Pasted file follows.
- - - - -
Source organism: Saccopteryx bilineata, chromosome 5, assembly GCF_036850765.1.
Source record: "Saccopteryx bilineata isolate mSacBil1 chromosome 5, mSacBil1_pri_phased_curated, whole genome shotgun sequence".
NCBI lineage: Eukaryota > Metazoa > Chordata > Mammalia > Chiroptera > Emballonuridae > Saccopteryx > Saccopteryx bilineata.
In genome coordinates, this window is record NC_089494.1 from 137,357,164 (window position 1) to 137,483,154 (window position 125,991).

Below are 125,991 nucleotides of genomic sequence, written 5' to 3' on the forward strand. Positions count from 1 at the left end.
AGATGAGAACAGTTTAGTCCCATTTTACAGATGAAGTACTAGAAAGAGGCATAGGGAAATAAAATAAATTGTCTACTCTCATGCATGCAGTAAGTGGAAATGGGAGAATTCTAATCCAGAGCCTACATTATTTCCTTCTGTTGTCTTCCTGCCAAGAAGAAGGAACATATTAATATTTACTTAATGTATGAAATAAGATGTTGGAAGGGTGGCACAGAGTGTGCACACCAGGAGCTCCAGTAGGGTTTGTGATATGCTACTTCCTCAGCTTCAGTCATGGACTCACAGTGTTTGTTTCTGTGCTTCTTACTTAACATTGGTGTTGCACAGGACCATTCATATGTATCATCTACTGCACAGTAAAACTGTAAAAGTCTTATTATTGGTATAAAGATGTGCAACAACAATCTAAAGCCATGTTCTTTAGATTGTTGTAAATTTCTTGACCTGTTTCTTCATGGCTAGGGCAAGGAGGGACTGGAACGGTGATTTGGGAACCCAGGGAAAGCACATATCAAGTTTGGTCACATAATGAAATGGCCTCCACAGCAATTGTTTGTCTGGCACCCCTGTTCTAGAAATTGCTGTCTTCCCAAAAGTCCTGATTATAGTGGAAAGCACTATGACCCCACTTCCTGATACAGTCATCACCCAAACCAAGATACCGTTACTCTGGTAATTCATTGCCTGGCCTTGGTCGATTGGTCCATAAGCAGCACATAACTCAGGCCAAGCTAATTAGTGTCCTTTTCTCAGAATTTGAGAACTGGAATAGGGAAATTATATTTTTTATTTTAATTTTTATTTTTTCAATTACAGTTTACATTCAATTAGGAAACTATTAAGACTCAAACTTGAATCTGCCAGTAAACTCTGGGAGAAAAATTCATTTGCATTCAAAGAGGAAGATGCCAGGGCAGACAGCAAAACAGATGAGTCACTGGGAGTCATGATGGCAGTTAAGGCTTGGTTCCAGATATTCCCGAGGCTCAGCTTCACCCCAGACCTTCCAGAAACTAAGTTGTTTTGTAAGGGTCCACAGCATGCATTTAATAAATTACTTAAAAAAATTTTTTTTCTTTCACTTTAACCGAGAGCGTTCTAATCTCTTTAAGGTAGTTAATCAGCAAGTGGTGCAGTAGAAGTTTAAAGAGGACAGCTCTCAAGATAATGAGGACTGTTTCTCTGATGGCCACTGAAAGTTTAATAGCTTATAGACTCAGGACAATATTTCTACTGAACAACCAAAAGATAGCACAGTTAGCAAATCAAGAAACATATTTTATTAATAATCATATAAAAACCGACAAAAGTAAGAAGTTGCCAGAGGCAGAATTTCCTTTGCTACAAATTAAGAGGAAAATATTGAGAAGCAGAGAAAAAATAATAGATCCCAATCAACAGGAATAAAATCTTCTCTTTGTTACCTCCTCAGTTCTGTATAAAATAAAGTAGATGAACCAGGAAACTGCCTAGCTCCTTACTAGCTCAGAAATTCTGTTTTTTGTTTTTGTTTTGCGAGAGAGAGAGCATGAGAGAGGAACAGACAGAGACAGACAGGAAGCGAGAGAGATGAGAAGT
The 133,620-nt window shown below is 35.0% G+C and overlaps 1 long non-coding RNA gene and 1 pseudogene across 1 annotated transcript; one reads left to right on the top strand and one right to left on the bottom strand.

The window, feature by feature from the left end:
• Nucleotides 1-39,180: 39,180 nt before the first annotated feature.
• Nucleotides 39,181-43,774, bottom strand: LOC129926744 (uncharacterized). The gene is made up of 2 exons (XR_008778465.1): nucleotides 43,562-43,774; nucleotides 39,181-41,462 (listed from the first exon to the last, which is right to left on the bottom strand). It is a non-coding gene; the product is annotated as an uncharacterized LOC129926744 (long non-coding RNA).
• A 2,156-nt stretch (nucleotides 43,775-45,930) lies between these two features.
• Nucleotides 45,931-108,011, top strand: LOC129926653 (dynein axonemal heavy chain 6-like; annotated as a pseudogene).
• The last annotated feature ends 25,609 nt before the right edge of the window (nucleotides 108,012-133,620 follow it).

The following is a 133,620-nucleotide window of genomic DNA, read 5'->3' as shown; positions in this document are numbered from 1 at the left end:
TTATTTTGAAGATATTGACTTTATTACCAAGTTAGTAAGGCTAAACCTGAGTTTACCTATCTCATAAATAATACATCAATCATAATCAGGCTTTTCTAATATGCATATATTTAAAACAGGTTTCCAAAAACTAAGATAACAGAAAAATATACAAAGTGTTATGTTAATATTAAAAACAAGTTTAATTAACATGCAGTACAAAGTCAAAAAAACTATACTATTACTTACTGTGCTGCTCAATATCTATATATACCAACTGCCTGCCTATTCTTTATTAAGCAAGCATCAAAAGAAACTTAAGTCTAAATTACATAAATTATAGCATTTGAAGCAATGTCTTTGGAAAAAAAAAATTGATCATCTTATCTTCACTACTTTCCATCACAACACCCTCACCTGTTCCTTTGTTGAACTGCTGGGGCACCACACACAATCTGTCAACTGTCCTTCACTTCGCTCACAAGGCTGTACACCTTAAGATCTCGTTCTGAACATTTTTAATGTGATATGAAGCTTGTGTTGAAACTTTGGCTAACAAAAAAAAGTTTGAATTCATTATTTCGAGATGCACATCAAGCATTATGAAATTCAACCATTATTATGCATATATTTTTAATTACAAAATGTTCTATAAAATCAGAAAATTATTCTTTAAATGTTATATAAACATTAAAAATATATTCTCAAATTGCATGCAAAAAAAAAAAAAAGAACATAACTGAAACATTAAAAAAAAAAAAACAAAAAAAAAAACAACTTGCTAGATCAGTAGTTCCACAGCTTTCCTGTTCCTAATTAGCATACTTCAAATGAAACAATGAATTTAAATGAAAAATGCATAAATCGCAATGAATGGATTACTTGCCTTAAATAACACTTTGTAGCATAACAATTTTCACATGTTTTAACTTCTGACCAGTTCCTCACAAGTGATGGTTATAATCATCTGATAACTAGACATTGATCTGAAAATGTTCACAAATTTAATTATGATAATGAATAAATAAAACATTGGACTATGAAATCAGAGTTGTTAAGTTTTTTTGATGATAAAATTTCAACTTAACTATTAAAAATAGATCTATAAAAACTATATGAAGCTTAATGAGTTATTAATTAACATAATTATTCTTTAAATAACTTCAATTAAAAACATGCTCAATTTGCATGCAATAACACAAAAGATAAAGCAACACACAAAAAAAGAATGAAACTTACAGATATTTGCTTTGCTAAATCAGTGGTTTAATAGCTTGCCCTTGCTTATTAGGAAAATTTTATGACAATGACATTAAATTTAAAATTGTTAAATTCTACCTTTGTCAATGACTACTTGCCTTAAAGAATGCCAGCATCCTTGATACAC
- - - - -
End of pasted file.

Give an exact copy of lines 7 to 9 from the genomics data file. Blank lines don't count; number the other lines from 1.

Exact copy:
The 133,620-nt window shown below is 35.0% G+C and overlaps 1 long non-coding RNA gene and 1 pseudogene across 1 annotated transcript; one reads left to right on the top strand and one right to left on the bottom strand.

The window, feature by feature from the left end:
• Nucleotides 1-39,180: 39,180 nt before the first annotated feature.